It’s easy to see why, in the past, so many nations fought to make Sri Lanka part of their empires. I’m not condoning colonialism or any of its implications; this, however, does have the air of an island blessed with precious things.
I can’t remember the last time I saw such astonishingly beautiful scenery. I know this has been a recurring theme throughout my Sri Lanka diaries, and it will be painfully obvious when I upload my photos, but I think pictures will be the only way of completely communicationg the beauty of this country. Peaks as seemingly high as those in, say, Switzerland or Austria, vegetation so lush the air must be the most oxygenated in the world, flowers every colour of the rainbow and more besides and, on the fringes, white beaches and clean, clean seas. I think if I was an explorer in years gone by, I’d have certainly settled here too, believing it to be paradise.
And yet, and yet. Every day you are reminded that it isn’t paradise, but something altogether more flawed. The tsunami devastated, utterly, parts of the south and east coasts. Talking to people who live there, they point out, almost nonchalantly, where walls were swept away, or the tree they climbed to save themselves, or the hotel a few doors away where people died. I hold my hands up and admit that, when I was in Mirissa on the coast, I didn’t sleep very soundly. Every big wave, every gust of wind, had me snapping into wakefulness, heart racing. I had to give myself a mental slap round the face and tell myself that not only would anything as devastating as that probably never happen again in my lifetime, but also I was being a real coward. I was there for a few days only, and yet I was surrounded by the people who had survived the disaster. and who were re-building their shattered lives on the same spot.
A combination of the tsunami and the political situation here seems to result in a lack of tourists. This then has the knock-on effect I described in an earlier entry, where tourists are either hassled a lot (in particular the women – men that I’ve spoken to have had nowhere near as much), or treated like the most honoured guests. A real paradox, and I hope that as more people visit, the super-nice Sri Lankans win out. Because they are very, very nice people indeed.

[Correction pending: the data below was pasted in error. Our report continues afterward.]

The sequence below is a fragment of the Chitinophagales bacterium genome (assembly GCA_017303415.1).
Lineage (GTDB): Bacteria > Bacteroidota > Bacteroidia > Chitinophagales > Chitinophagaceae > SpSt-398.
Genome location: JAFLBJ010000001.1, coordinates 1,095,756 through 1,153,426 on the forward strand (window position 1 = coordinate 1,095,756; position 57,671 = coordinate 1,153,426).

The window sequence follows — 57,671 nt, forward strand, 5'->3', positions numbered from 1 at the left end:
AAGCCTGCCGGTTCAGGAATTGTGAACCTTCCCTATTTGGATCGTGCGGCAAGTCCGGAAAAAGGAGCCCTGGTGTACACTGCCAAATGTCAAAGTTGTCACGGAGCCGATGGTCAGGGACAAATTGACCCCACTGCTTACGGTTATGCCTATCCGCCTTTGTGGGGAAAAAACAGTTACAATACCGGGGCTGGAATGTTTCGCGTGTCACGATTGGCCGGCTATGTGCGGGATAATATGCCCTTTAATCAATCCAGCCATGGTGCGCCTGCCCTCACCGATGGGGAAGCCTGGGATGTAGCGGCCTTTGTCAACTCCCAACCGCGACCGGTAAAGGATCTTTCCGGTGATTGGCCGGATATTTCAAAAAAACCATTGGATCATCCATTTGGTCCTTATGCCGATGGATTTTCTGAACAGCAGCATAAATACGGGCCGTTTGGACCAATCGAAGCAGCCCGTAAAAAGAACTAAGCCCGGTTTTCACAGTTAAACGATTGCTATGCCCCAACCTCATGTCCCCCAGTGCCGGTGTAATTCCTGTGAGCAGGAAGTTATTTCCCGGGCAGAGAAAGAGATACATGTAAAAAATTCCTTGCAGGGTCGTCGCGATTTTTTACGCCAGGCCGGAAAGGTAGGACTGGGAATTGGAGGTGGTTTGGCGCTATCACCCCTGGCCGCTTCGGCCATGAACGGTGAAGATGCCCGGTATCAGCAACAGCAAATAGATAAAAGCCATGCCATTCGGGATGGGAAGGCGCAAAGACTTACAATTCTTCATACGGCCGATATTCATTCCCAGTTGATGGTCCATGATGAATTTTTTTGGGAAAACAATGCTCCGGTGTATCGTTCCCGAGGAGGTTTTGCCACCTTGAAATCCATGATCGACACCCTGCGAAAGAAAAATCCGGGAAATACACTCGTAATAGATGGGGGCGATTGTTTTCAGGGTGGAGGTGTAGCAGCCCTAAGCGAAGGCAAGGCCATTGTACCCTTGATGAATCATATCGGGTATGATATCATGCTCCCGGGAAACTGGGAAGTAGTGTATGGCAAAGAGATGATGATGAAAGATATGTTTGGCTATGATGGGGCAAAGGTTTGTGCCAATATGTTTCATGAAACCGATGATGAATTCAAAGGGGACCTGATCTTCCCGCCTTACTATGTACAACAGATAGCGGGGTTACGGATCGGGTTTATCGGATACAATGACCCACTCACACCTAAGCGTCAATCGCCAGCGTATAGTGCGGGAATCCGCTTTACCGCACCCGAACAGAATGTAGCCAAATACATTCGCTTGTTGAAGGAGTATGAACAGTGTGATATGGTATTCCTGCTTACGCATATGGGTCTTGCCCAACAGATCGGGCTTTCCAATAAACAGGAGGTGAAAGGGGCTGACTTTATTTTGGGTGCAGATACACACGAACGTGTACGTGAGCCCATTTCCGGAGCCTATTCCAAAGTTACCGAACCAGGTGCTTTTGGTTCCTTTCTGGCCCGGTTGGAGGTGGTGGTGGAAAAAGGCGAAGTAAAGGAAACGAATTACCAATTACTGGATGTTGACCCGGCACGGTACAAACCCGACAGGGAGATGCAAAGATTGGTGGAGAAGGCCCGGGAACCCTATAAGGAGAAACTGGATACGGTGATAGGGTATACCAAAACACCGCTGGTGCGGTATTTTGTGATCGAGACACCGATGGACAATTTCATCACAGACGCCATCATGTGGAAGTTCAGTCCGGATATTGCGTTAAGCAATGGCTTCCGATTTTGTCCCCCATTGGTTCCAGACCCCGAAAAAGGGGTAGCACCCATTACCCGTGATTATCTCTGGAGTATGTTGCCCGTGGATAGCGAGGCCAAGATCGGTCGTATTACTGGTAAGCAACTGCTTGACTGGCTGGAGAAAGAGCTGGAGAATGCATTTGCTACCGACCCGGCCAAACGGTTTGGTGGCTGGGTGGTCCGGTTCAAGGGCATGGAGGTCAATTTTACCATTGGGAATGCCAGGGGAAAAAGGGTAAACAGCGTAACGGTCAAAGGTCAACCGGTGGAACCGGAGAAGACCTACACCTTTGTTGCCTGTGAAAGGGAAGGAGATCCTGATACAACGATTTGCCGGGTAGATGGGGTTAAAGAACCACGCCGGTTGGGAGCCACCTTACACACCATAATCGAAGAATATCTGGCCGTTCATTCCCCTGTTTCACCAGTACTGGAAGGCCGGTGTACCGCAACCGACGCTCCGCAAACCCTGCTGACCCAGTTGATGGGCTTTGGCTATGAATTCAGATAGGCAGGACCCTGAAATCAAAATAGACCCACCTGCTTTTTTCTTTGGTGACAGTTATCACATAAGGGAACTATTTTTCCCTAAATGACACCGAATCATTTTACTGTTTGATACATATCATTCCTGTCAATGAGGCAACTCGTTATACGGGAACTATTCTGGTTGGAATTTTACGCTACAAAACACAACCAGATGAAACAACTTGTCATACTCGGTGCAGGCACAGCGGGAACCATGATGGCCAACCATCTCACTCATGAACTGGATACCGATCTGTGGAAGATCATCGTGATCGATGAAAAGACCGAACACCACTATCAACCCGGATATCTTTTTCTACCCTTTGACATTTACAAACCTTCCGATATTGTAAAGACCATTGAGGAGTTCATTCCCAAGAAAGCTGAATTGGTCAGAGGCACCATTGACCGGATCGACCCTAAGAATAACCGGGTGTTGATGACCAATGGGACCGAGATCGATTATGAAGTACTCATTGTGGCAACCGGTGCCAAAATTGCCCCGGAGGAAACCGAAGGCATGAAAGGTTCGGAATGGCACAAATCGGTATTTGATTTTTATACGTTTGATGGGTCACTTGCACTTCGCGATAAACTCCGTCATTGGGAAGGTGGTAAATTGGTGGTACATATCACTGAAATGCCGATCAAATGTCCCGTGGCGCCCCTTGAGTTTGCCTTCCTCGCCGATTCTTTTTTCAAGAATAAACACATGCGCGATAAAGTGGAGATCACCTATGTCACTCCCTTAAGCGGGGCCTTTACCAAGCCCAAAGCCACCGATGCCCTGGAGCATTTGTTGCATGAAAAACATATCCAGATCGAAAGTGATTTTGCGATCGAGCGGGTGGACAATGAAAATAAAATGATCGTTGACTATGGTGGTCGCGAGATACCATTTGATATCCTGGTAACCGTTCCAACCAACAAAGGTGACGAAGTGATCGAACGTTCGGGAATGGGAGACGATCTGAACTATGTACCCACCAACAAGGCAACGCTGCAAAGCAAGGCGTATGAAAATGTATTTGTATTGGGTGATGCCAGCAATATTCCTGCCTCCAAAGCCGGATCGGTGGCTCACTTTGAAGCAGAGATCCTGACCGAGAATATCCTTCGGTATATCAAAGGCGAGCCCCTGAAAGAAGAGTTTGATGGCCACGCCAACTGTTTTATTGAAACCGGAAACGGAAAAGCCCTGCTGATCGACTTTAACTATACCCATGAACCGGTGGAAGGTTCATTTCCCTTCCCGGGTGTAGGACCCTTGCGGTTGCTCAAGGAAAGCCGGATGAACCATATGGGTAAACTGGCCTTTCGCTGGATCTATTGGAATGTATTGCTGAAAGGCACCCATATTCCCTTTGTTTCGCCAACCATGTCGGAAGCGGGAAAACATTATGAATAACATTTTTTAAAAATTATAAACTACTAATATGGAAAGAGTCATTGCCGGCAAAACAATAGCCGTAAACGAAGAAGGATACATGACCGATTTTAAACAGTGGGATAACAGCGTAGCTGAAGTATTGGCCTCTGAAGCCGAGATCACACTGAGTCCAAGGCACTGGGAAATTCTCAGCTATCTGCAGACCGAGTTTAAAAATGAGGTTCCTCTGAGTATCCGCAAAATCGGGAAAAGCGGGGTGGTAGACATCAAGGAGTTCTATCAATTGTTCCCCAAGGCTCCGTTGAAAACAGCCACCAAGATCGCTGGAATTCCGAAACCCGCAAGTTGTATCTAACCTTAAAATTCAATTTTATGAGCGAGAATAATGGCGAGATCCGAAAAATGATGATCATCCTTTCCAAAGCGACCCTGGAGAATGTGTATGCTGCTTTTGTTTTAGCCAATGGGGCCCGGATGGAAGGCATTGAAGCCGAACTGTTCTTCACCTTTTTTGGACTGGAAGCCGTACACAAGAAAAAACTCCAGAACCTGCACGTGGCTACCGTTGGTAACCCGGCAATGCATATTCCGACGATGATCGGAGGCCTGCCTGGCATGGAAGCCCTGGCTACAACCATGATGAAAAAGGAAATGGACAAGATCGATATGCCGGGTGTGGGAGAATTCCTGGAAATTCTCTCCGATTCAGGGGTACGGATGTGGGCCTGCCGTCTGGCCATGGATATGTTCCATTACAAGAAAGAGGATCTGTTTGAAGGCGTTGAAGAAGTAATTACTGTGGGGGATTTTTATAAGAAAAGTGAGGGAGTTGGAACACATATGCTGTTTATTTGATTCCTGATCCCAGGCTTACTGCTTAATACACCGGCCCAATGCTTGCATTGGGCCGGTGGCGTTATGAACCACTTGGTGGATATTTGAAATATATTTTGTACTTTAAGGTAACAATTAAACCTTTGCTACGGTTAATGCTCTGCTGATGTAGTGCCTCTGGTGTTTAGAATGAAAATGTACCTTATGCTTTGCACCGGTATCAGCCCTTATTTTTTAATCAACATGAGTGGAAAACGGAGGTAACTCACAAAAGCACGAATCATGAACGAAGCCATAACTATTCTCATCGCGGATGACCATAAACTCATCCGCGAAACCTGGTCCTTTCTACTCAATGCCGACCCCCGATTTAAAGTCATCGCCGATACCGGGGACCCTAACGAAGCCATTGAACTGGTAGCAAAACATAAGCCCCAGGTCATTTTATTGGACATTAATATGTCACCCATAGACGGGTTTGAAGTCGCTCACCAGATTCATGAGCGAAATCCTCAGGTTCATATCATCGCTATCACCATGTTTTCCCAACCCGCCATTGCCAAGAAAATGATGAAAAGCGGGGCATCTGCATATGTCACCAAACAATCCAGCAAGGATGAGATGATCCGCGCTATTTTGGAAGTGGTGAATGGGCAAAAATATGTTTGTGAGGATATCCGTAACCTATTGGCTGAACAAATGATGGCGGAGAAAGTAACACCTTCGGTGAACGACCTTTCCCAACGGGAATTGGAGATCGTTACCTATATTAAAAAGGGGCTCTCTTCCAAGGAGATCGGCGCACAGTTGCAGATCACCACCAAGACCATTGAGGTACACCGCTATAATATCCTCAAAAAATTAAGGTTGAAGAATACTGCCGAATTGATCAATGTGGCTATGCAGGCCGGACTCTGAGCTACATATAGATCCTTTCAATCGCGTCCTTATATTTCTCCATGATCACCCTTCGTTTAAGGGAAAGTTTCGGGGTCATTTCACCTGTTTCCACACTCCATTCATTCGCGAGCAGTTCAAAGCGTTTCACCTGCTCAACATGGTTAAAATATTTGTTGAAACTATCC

On the plane over here, I remember reading that one of Sri Lanka’s names is ‘Serendib’, from which the word ‘serendipity’ is derived. This is one of my most favourite words. Not only is it a treat to say out loud – try it, and feel it skipping from your tongue – but what a lovely meaning. A fortunate accident. Things going your way, unexpectedly. This made me smile on the way here but now, leaving, I’m smiling again because I have experienced some wonderful serendipity here. Mostly through the people I’ve met – Tina, Sarah, and especially Anna in Ella and Petra and Detlef – wonderful new friends. In addition, a few serendipitous , brief encounters with other people have really struck home, and will keep me thinking for a long time to come. And it is this serendipity that will be my lasting, happy, memory of Sri Lanka.